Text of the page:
Bond reduced in felony methamphetamine possession case
ELKINS — A Randolph County man allegedly found in possession of more than a dozen bags of methamphetamine while on parole had his bond reduced in Randolph County Magistrate Court.
Bond for Jason Samuel Chewning, 30, of Beverly, was lowered from $50,000 cash-only to $1,000 cash-only in exchange for waiving his preliminary hearing.
Chewning is charged with one felony count of possession of controlled substance with intent to deliver.
His waiver means his case will be bound over to the Randolph County Circuit Court for presentation to a grand jury.
Randolph County Assistant Prosecuting Attorney Leckta Poling represented the state while Chewning appeared with David Fuellhart as defense counsel. Randolph County Chief Magistrate George M. “Mike” Riggleman presided.
According to a criminal complaint filed in Randolph County Magistrate Court, at approximately 10:30 a.m. Feb. 9, West Virginia State Police Cpl. J.R. Wince responded to a residence along U.S. 219 in Valley Bend to assist parole services with a home visit.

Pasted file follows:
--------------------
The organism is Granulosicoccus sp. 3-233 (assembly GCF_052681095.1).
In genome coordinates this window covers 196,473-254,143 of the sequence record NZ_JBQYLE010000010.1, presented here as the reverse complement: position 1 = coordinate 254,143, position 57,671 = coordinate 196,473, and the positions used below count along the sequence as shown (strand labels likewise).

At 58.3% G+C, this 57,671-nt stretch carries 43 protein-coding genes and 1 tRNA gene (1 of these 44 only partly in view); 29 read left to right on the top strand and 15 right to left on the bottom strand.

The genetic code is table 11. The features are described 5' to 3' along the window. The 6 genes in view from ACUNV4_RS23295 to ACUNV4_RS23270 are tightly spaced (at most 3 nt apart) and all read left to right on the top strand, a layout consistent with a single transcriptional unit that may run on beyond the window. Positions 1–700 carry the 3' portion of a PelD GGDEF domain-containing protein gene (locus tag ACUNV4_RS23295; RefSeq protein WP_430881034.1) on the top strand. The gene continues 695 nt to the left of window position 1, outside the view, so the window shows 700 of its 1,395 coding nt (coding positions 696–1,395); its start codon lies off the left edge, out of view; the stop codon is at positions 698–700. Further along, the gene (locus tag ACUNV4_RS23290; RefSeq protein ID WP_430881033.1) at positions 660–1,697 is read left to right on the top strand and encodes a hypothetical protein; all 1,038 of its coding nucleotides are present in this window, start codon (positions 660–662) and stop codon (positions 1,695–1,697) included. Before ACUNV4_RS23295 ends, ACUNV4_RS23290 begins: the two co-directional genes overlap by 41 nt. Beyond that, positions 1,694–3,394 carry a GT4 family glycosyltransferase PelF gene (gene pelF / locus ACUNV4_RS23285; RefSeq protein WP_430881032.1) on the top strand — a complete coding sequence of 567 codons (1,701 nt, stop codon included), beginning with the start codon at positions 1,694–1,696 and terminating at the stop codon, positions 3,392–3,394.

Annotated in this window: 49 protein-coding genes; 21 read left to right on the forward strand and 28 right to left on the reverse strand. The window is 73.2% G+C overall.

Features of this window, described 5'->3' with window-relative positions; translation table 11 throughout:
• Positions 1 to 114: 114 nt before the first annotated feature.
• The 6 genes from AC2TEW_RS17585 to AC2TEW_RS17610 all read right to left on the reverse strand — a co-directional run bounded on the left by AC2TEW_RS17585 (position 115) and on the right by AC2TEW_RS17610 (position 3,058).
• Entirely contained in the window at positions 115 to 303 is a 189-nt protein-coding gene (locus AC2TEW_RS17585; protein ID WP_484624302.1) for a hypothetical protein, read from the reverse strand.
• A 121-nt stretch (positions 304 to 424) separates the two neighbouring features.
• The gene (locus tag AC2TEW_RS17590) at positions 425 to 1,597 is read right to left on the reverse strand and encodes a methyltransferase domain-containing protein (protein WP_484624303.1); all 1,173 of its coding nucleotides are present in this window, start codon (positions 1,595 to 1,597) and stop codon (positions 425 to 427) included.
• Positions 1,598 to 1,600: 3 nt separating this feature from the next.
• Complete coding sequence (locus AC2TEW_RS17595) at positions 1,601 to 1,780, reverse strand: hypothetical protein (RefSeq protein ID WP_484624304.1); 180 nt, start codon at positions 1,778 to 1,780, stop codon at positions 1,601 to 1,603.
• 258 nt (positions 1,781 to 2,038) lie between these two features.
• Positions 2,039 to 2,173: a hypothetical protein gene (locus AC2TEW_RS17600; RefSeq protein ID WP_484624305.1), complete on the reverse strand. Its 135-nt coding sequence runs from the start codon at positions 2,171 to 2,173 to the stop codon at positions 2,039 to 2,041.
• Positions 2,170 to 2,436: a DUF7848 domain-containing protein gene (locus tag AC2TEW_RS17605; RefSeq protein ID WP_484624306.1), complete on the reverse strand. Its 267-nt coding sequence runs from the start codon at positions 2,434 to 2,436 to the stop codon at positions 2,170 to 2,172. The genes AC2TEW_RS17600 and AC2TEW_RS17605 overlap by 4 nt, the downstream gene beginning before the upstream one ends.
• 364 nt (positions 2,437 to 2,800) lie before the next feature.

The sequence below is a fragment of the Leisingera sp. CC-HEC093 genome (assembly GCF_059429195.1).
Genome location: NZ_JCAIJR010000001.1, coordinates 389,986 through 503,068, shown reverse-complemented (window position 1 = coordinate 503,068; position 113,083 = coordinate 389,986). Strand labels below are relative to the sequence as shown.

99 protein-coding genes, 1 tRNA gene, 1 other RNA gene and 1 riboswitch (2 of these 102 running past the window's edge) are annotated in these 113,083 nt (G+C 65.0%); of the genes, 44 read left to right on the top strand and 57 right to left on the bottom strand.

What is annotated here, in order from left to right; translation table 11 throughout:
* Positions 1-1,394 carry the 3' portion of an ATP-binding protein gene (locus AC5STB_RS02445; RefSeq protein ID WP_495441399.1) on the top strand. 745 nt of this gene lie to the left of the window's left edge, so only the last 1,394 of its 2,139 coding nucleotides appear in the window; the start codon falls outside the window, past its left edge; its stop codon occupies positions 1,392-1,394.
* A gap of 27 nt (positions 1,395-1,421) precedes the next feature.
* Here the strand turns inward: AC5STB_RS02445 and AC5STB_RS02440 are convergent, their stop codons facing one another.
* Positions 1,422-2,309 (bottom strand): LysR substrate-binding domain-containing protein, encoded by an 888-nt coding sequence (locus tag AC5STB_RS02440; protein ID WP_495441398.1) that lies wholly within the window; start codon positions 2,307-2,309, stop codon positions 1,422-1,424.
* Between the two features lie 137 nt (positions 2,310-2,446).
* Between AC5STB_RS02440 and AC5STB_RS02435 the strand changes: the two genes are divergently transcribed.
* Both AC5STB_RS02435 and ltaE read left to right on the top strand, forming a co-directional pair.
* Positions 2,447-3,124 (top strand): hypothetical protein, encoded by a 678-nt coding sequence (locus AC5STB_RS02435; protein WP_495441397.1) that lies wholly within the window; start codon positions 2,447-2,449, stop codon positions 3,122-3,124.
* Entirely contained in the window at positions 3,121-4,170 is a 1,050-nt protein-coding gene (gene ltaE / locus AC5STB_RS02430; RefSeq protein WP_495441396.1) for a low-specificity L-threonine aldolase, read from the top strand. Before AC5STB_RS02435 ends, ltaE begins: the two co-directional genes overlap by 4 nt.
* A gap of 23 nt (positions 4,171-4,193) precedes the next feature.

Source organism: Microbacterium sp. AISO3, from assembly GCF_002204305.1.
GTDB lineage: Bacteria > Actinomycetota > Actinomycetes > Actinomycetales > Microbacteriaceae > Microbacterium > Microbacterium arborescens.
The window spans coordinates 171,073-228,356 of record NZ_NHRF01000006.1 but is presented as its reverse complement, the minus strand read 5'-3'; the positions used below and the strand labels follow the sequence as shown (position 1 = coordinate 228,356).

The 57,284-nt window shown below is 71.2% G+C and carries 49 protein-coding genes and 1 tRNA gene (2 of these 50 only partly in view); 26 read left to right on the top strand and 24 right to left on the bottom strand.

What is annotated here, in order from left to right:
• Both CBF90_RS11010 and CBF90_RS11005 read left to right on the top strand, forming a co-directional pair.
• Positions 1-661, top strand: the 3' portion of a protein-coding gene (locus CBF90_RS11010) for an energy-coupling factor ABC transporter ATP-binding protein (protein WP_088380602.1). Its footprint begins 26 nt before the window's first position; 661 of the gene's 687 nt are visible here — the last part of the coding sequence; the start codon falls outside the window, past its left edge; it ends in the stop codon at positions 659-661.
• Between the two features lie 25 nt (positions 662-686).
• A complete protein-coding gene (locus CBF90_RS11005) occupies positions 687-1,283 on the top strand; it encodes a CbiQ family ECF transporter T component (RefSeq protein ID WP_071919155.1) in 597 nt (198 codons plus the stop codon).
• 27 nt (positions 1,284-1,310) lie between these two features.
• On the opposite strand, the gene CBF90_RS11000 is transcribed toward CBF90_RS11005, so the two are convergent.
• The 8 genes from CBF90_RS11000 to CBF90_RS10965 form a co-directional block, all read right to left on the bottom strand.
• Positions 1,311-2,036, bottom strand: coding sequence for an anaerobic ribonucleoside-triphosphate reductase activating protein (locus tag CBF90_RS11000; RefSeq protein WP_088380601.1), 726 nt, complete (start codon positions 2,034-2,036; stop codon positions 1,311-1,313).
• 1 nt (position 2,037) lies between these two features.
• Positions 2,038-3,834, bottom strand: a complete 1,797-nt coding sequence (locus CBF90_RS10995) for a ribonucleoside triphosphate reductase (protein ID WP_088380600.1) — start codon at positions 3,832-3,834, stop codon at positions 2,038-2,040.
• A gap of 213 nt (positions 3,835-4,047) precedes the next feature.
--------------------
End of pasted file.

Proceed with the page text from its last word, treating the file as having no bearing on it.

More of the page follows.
Cpl. Wince met with Parole Officer Shari Wince to assist her in checking on Chewning, who is on electronic monitoring and was discovered to have traveled to the Valley Bend residence at 1 a.m. the same day.
Shari Wince knocked on the door of the residence and Chewning answered. When Chewning stepped onto the porch, he was “cooperative but very nervous,” according to the criminal complaint.
Cpl. Wince instructed Chewning to turn and place his hands on the railing of the porch, and he complied. While Cpl. Wince was performing a “Terry Frisk” search of Chewning, he observed a plastic bag balled up in his left hand, according to the complaint.
When asked what it was, Chewning dropped the bag over the railing. Cpl. Wince placed Chewning in handcuffs while Shari Wince retrieved the bag. Inside the bag were 13 individually packaged bags of a white powdery substance believed to be methamphetamine, according to the complaint.
If convicted, Chewning could be sentenced to not less than one nor more than 15 years in the state penitentiary, fined not more than $25,000, or both.